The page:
Wednesday, March 31, 2010

Backpacking in South America - Porto Alegre

What to say about Porto Alegre.... hmm.... seriously don´t understand this city.  It´s SO densely populated.  So many cars.  So much poverty.  I don´t really feel the ´gaucho´culture here.... not like I hoped/thought I would at least.  They do have a very cool Mercado Publico here that we spent some time in today - started by going into the fish market part which was filled with vendors and shoppers and tons of varities of seafood.  We ended up in the public market where you could buy fresh fruit, more fish, and there were plenty of botecos to have a beer.  We ate a place upstairs and figured we should order some of the fish so we got a type of white fish I have never heard of that came with rice, sauteed potatos, salad, and a caper mushroom butter with the fish.  YEOW it was good.  reeeeeally good.  I think we decided it was the best meal we had (aside from the hostel room bread/evoo/meat/cheese combo we had in Mendoza).  We also tried the local beer, Polar.  It was watery and refreshing with an interesting aftertaste but we liked it!  Two liters later (and two chopps) later, I was drunk (again).  How many times have I written that on this trip? 
I decided after this trip I am goin on a detox from beer.

Soooo that pretty much sums up our time in Porto Alegre!  It´s not the most beautiful city ever, or the most cultural in my opinion, but we did actually spend some time by the river which was lovely. 

Until next time in Curitiba ...... take care!!

Backpacking in South America - Buenos Aires pt. 1

Writing a reeeeeal quickie from the bus station before we get on our 22 hour (gaaaaaaaaaaaaaaaaaaaah!!!) bus to Porto Alegre.  Back to Brazil we go!

I have so much to write about Buenos Aires!  First of all, I love love love this city.  I love everything - the style, the music, the atmosphere!  Ro and I saw a lot in the 4 days we spent here but at the same time had a chance to relax a little, sleep in a little (and by sleep in I mean wake up at 8 for breakfast, eat, and then go back to bed for a couple more hours), and get to know the city slowly... it was great!  I have to try and remember as much as I can.

We stayed in Hostel Suites on Avenida Florida this time, which is a more uppity version of Hostelling International.  It was a really nice hostel with lots to do and lots of action all the time but we didn´t really LOVE it like we did some of the others (Hostel Natura in Foz).  It was just really busy but without the same feeling of companionship you have at smaller hostels.  Plus, there was no WIFI in the rooms.  A huge thumbs down from me!  So, it´s been difficult to write the Bs As blog becuase of that.

The first day out on the town Ro and I walked down to the docks in search of dessert and coffee.  All we found was a Catholic University with some very NON Catholic looking students.  Ro wondered if it was now ok to show a lot of cleavage and thigh in the Catholic Church.  Down by the water it was too expensive so we wandered back up to the neighbourhood of San Telmo which is where they sell a lot of antiques and have a huge HUGE fair on Sundays.  I will take this opportunity to express my infatuation "oh hell let´s just call it what it is" OBSESSION, with outdoor fairs/markets.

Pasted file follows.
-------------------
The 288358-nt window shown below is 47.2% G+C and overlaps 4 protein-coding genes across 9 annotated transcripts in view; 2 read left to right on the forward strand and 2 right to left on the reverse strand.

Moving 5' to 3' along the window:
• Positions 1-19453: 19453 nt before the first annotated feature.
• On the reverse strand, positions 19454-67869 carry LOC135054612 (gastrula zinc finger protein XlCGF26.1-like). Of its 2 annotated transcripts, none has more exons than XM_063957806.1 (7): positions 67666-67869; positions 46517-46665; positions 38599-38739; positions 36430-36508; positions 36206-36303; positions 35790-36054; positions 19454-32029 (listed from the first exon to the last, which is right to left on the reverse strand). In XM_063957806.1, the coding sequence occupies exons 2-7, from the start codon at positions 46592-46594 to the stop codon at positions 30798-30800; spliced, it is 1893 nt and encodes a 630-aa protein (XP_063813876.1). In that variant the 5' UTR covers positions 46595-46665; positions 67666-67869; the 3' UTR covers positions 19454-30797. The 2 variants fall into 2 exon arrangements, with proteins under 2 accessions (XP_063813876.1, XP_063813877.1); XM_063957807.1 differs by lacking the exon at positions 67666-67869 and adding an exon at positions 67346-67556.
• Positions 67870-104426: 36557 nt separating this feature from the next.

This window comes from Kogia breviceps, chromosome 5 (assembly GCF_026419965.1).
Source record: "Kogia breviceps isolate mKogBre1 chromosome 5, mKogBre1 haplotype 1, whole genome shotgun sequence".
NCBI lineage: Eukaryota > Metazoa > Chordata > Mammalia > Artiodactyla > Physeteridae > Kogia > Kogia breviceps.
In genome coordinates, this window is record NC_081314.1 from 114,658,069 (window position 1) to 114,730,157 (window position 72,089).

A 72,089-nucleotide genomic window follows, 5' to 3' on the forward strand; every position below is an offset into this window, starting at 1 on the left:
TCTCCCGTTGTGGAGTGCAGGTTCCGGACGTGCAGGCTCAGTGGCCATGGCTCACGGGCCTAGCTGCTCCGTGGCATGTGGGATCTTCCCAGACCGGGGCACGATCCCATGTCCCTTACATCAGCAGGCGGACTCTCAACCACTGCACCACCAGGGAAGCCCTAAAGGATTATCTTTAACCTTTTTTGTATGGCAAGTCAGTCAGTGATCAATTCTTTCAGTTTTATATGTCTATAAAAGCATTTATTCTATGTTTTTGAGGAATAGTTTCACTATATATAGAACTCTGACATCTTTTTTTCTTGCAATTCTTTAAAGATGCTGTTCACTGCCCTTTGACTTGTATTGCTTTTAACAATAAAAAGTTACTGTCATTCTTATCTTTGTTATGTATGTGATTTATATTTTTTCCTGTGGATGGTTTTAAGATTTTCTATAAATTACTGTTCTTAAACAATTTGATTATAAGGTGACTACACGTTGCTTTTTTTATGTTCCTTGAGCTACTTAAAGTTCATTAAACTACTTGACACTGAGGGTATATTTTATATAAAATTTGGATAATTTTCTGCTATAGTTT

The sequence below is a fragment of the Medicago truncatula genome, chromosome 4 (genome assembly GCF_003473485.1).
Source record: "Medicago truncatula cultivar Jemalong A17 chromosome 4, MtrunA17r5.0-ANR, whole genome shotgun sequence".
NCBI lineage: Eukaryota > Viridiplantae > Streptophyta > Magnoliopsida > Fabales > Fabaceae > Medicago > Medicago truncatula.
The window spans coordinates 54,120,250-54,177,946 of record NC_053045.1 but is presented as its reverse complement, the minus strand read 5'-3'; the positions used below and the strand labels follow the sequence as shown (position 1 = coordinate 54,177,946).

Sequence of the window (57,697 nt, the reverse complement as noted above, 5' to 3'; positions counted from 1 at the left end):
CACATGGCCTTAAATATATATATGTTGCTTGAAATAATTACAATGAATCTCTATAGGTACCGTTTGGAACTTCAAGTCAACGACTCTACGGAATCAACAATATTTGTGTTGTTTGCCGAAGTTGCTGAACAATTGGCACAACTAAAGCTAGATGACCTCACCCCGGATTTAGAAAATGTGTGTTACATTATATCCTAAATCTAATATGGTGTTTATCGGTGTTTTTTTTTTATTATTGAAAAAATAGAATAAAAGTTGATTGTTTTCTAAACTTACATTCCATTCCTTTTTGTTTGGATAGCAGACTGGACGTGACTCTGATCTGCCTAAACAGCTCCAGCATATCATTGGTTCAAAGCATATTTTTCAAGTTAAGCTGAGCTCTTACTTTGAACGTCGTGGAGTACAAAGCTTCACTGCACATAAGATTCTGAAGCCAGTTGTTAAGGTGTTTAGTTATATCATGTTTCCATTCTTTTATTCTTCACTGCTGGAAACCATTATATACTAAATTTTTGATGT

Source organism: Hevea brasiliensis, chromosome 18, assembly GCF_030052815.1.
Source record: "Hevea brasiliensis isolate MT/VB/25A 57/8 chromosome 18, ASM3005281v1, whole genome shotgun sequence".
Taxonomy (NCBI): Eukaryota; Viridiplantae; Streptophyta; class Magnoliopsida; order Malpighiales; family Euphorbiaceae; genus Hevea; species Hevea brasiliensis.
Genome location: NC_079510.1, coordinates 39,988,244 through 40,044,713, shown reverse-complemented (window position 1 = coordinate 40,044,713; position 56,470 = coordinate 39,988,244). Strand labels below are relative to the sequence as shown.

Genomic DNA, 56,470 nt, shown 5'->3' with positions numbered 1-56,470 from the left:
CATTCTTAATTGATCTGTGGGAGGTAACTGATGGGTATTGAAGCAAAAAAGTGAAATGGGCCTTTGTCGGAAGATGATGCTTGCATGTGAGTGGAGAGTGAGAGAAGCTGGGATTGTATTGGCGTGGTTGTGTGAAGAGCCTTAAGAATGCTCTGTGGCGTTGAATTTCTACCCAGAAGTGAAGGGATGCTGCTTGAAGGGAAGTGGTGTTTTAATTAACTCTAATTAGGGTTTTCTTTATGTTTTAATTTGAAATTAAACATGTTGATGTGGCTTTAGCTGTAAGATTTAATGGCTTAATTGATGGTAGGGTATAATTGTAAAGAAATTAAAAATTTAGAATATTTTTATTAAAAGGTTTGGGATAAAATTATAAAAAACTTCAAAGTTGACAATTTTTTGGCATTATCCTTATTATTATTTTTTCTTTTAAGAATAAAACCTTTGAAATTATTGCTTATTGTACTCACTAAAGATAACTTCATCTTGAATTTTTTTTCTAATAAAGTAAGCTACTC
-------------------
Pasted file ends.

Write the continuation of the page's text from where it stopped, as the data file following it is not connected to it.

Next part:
Poor poor Ro. 
Everytime we pass ANYONE selling ANY kind of crap - it could be anything - jewelry, belts, magnets, hand painted anything, barbequed guts and livers (they have that here) - I am all over that market like... well, like blood on guts and livers.  (YUCK btw).

So anyway, one other nice thing about this hostel is that everyday you can go pick up a food stamp meal ticket that you can use in the bar to get a free dinner.  I joked becuase we are truly at the point in our funds where we need food stamps to eat.  Ha!  Backpacking is fun!

The next day we went walking in the Recoleta Cemetary area.  This is the cemetary where Evita is buried and also the walking tour our Lonely Planet book told us to go on.  So we walked around the area for about 3 hours or so, toured the cemetary (very awesome and creepy, complete with cobwebs on caskets and wrought iron fences, and black cats roaming the premise), saw the Engineering school which is a big Gothic Churchy looking building.  Wandered down to the UN park where they have this big metal flower that opens in the morning and closes at night like a real flower.
After the tour was over, we called Ro´s cousin Carla who is living and studying in BsAs for 6 months.  We had some things to drop off to her so we took the bus to her house, hung out for a bit and then motored back to our hostel to eat our free dinner. (They only serve between 8:30 and 9 people, you understand)


Wednesday, March 24, 2010

Backpacking in South America - Mendoza, Argentina

Mendoza. Oh Mendoza... You were so bright and hopeful when we first arrived.  Now we kind of can't wait to get out of here.  Well, I suppose I'd better explain myself there...

I will start with the incredible bike & wine tour we went on, which is half the reason for coming to Mendoza.  We walked to the bus stop and were approached by a guy explaining to us, in English, that we shouldn't take this bus, that it would take too long to get to the bike route, that some of the drivers are paid by the bike companies to stop in front of said bike companies when sometimes the company is located halfway down the bike route. 
You can understand if we were a little suspicious, since we still didn't even know the guys name at this point, or actually who he was at all.
But he gave us a flyer and said that his brother owned a bike company and it costs 30 pesos (instead of the 45 we were expecting) AND you get a bottle of water.  He informs us that he will let us know when the right bus gets to the stop, and so he does.